Longmaxi shale rock is a typical anisotropic rock, the most common used strength criterion is the single plane of weakness (SPW) criterion for wellbore stability analysis of anisotropic formations. However, is this SPW criterion the optimal strength criterion for Longmaxi shale rock? To answer this question, the Longmaxi shale rock was collected from the Silurian formation in Sichuan Basin of China, the specimens were cored with different angles (0°, 15°, 30°, 45°, 60°, 75°, and 90°), then, the triaxial compression tests were conducted. Five most commonly used criteria, such as the SPW criterion, weak plane patch (WPP) criterion, Walsh-Brace (W-B) criterion, McLamore-Gray (ML-G) criterion, and Ramamurthy-Rao (R-R) criterion, were identified to evaluate which one is the optimal strength criterion for Longmaxi shale. The grid search algorithm was used to quickly match the material parameters of anisotropic criteria, the correlation coefficient (R2) and absolute average relative error (AARE) were used as the standard to evaluate the fitting degree of five criteria. The results indicated that the optimal one is the WPP criterion, followed by the W-B criterion, SPW criterion, ML-G criterion, and R-R criterion. The correlation coefficient (R2) and absolute average relative error (AARE) of the WPP criterion are 0.9905 and 5.4477\%. Therefore, the WPP criterion is recommended as the optimal strength criterion for wellbore stability analysis of Longmaxi shale.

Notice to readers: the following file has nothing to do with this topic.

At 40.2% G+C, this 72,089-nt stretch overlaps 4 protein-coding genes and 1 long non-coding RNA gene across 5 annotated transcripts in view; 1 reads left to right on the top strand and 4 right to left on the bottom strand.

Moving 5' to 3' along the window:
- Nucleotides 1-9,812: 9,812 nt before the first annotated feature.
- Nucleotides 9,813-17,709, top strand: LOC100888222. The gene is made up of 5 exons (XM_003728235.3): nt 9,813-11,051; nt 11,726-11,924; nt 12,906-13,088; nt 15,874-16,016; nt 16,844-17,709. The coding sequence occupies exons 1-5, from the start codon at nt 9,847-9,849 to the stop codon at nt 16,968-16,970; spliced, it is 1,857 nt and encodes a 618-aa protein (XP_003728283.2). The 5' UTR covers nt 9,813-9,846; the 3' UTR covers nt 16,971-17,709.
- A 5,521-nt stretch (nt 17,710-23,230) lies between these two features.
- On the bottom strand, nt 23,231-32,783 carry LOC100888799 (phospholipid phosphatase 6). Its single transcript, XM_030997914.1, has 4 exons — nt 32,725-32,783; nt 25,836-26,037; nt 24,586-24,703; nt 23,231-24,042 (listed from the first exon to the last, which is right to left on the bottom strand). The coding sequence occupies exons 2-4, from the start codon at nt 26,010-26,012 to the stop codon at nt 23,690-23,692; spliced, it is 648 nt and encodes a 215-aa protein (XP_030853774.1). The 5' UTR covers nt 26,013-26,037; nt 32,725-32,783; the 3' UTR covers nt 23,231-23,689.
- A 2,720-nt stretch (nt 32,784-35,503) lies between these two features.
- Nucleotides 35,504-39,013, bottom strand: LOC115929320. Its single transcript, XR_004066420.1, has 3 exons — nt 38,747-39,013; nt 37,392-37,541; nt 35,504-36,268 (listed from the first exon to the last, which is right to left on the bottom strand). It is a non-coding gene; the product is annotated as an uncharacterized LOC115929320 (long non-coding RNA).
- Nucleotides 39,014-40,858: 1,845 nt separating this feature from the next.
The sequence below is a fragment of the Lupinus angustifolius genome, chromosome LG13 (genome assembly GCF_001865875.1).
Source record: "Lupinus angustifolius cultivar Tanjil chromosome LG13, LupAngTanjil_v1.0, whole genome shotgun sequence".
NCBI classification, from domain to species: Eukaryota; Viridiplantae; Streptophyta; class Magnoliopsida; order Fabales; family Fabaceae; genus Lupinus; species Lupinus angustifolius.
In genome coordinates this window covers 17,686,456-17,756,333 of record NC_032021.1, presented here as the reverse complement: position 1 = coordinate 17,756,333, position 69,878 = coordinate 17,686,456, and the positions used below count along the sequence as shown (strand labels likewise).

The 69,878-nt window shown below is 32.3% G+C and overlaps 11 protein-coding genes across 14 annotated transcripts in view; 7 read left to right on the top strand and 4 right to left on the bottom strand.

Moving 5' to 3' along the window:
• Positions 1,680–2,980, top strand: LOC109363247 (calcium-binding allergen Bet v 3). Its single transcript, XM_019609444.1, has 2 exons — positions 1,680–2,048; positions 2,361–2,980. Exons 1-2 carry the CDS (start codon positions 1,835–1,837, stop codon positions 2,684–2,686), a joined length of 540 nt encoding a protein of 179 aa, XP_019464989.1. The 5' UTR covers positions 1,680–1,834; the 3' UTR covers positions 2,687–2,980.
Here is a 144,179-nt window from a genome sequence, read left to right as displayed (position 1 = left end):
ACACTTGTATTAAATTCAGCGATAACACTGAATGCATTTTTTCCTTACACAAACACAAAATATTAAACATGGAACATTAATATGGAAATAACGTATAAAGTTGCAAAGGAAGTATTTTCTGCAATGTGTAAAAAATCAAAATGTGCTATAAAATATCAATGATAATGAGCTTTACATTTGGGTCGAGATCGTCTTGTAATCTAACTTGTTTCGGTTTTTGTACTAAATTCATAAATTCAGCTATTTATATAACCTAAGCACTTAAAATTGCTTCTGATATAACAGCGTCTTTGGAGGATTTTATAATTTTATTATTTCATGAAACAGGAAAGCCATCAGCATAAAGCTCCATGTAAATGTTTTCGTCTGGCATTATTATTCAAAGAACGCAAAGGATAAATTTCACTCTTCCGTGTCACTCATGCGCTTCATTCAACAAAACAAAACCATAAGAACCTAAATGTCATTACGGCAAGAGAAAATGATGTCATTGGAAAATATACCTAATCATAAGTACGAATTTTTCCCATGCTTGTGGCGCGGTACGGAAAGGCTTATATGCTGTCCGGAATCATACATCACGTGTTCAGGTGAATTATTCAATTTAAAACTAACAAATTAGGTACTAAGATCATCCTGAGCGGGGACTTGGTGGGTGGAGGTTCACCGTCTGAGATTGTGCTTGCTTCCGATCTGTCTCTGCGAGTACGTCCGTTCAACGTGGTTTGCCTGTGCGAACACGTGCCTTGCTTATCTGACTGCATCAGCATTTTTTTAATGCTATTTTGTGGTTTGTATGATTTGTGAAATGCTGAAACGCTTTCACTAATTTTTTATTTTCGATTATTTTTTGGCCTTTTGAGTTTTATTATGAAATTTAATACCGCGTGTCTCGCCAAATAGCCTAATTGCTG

1. Introduction

With the impact of the successful development of shale gas in North America, the world is also taking adequate measures to increase the exploration and development of unconventional oil and gas, such as shale oil and gas, tight sand oil and gas, coal-bed methane (Ma et al., 2015; Soder, 2018; Jiang et al., 2020; Wang et al., 2020; Wu et al., 2020; Nie et al., 2021). However, the reservoir rocks of unconventional oil and gas are rich in bedding, fissures, joints, cleavage, and other weak planes, resulting in the strength anisotropy of such rocks. The existence of strength anisotropy has brought significant challenges to oil and gas exploration and development. For example, strength anisotropy makes the borehole more likely to collapse and become unstable (Fjar et al., 2008; Aadnoy and Looyeh, 2019). According to statistics, the cost of dealing with borehole instability accounts for more than 15\% of the entire investment and development (Fjar et al., 2008).

This content is only available via PDF.
You can access this article if you purchase or spend a download.